“At dusk they pour from the sky. They blow across the ramparts, turn cartwheels over rooftops, flutter into the ravines between houses. Entire streets swirl with them, flashing white against the cobbles. Urgent message to the inhabitants of this town, they say. Depart immediately to open country.” All the Light We Cannot See, Anthony Doerr
When she is six, Marie-Laure LeBlanc goes blind. Her widowed father, a locksmith at the Natural History Museum, constructs a miniature replica of the Paris neighborhood where they live so Marie-Laure can memorize nearby streets and landmarks.
Some years later, when she and Monsieur LeBlanc flee to the coastal city of Saint-Malo during the Nazi occupation, Marie-Laure’s father constructs a replica of that city, too, so Marie-Laure can make her way around independently. Eventually, Marie-Laure joins the resistance, along with her uncle, Etienne, who is a shell-shocked World War I veteran. She finds herself quite alone on the eve of the massive American bombing of Saint-Malo in August of 1944.
In the meantime, German orphan Werner Pfennig takes a keen interest in building and fixing radios. Eventually, he is recruited by the academy for Hitler Youth. During the war, Werner tracks the resistance by searching for secret radio broadcasts. Werner detects illegal broadcasts coming from Saint-Malo, and the very street where Marie-Laure lives.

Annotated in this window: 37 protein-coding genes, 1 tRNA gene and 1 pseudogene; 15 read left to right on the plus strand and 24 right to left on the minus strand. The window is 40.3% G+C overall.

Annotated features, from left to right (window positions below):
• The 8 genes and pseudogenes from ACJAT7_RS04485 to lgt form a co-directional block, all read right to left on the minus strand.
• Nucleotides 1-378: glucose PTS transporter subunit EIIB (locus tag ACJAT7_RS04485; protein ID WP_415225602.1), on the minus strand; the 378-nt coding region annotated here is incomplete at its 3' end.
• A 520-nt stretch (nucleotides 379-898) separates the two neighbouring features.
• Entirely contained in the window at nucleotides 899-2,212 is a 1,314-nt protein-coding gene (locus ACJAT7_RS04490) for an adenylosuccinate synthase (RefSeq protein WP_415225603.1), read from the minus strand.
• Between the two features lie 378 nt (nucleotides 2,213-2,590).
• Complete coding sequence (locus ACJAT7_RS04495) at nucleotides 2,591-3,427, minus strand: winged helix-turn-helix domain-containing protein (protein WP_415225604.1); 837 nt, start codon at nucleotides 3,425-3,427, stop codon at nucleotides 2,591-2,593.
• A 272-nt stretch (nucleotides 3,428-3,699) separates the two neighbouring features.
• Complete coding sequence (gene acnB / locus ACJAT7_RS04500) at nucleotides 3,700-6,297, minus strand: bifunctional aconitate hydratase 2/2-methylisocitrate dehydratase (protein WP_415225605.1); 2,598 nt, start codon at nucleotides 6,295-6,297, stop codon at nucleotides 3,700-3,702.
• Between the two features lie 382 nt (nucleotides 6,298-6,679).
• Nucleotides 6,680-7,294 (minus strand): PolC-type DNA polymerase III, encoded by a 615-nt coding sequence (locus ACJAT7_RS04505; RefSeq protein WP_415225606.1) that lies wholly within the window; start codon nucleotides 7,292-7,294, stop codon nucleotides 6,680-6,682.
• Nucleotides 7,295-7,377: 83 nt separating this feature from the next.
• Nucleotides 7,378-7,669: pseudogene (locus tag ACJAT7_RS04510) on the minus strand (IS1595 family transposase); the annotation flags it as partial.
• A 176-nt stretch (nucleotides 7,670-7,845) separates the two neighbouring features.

All the Light We Cannot See was a 2014 National Book Award finalist. Anthony Doerr, who grew up in Cleveland but now lives in Idaho, is a writer I intend to follow. I’ve put his memoir, Four Seasons in Rome, on my holiday wish list, and am enjoying his collection of short stories, The Shell Collector. His prose is breathtaking, poetic. (I’m studying favorite sentences from the novel as a writing exercise.)
When I read World War II European-front fiction I try to imagine where my father would have been at the time. He arrived in France and Luxembourg a few months after the bombing of Saint-Milo and fought during the weeks leading to the Battle of the Bulge.
Here is a 9-minute video I found on YouTube of Americans bombing and entering Saint-Malo. There were about 850 buildings in the town, and after the bombing only 150 or so remained standing.
A couple of my favorite passages from All the Light We Cannot See:
“She places a ration coupon on the counter. ‘One ordinary loaf, please.’
‘And how is your uncle?’ The words are the same, but the voice of Madame Ruelle is different. Galvanized.
‘My uncle is well, thank you.’
Madame Ruelle…reaches across the counter and cups Marie-Laure’s face in her floury palms. ‘You amazing child.’
…the loaf comes to her: heavy, warm, larger than normal. ‘Tell your uncle that the hour has come. That the mermaids have bleached hair.’
‘The mermaids, Madame?’
‘They are coming dear. Within the week.'”
“They cross the Channel at midnight. There are twelve and they are named for songs: Stardust and Stormy Weather and In the Mood and Pistol-Packin’ Mama…
Inside each airplane, a bombardier peers through an aiming window and counts to twenty. Four five six seven. To the bombardiers, the walled city on its granite headland, drawing ever closer, looks like an unholy tooth, something black and dangerous, a final abscess to be lanced away.”
“But God is only a white, cold eye, a quarter-moon poised above the smoke, blinking, blinking as the city is gradually pounded to dust.”